First things first, my reflections on the good. I scaled back to a 46 inch bust size (rather than 50), which is more in line with my upper bust measurement. This size is the best shoulder/back/neck fit. Then I conducted a pretty massive full bust adjustment, adding a good three inches or so in full bustiness room, as picture above.
Next, I moved the dart. It originally angled semi-upward along the side of the chest. The pattern illustration would have you believe the dart angles from in the waist area upward toward the bust apex, but it does not. On the pattern, the dart placement is definitely coming from the side seem slightly upward. Well, my problem of excess fabric over the armpit required dart migration into an area where it could corral the fabric. So I moved it up into the sideseem under teh armpit, where it now helps pull the extra fabric down and into the dart. Basically I used a slash and spread method to close the old dart and shift the dart into the armpit area, angling down a bit to my apex. The shift has helped the fit quite a bit.
However, it is still not perfect, so allow me to reflect on the bad. The biggest issue is still an excess of fabric over the bust in the armpit area. You can see it in the above photo puckering in the area of my upper bust (and sorry for the awkward self portraits. I try not to post bad picture like this, but I did not have my tripod at sewing class). I recognize that the dress design is not intended to be a very fitted bodice, and this excess fabric may reflect this, but nonetheless I am not willing settle for the gaping at my chest.
It is theorized by my sewing instructor that the excess fabric is due to my shoulder slope. I have a more sharply angled downward slope on my shoulders than the pattern's slope, which as you can see in the above photos is an almost straight line parallel to the floor. However, when we changed the slope on the shoulder, it constricted the arm/shoulder fit too tightly. The pattern fits with enough room in the underarm, but with too much room in the upper shoulder/arm. Yet removing upper arm fabric creates tightness. What is a girl to do?
To try and figure this fitting situation out, I have been research the fit and function of the Dolman sleeve. Be prepared as you read on. You are about to discover more about Dolman sleeves than you ever wanted to know.
I have done some reading on the design, and the basic description of this sleeve design is that the Dolman sleeve incorporates the bodice and the sleeve into once piece, making it the easiest sleeve style of all to construct. Dolman sleeves should create a smooth line over the upper chest (unless you are me on a first draft). The consensus is that this is an excellent style for someone with any kind of shoulder problem. Often, the underarm area is almost bat-like or cape like. Also, the sleeve often angles downward from the shoulder. This means there is some sleeve shaping but still no armhole or sleeve cap.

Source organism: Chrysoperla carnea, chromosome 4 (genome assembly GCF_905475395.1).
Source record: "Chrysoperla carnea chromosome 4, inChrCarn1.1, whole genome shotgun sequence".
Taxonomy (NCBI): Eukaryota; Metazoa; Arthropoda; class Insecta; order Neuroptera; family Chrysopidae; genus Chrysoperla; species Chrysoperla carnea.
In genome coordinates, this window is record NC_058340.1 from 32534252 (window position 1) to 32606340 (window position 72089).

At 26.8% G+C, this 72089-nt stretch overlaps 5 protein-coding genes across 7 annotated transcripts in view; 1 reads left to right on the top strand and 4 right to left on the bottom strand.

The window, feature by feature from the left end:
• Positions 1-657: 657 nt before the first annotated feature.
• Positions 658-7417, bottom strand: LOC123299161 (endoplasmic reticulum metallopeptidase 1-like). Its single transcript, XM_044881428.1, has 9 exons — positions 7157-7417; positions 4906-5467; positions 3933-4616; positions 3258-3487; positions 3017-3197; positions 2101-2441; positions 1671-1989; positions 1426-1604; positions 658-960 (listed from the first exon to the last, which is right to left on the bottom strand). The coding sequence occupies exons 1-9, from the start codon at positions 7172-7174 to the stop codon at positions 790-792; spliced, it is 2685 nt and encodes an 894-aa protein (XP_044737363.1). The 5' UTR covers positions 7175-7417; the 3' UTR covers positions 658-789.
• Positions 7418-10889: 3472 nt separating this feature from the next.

The dolman style has a sleeve formed integrally with the body, with only two substantial seams at the underarms. A generous amount of space is provided under the arms for movement, so the garment is usually considered to be very loose-fitting, even if the sleeve forearms are tight. It is perhaps the simplest style to assemble, with only two underarm seams to sew.
The conclusion is that, in general, when you're concerned with a good fit that complements the wearer (as opposed to a "safe" fit that will accommodate a small range of body sizes), set-in sleeve styling rather than Dolman sleeves is almost uniformly an ideal solution to the problem of adding sleeves to a garment. The Dolman sleeve might not be suited for a close fitting bodice.
As you can see in the below photo, I am making progress at a close fitting bodice with a Dolman sleeve. But if you look you can see the excess fabric gathering over my bust toward the shoulder. Perhaps I need to tweak and tuck a bit more. Perhaps I need a much more fluid and draping fabric to soften the excess. Whatever it is, I am not giving up hope yet that the pattern will work for me.
I am encourage by this bit of advice from Fast Fit by Sandra Betzina "Dolman sleeves give a nice smooth line and are forgiving on anyone with shoulder problems. Try to avoid an especially low curve in the underarm area. The Dolman sleeve and underarm seam can always be raised to suit your tastes....If a Dolman sleeves seems too deep for you, don't skip it all together - simply raise the underarm curve as you cut out. The goal is to keep the bust and sleeve circumference the same, but lift the curve up into the sleeve. Start by continuing the side seam up one inch to two inches into the sleeve, then curve back out into the sleeve. Curved seems at the underarm must be clipped or served close to lie flat. If you need to get rid of more fabric, you can do it in the sewing; but a conservative approach is better to start with."
If you have any advice for me, send it my way. I am accepting suggestions from every angle.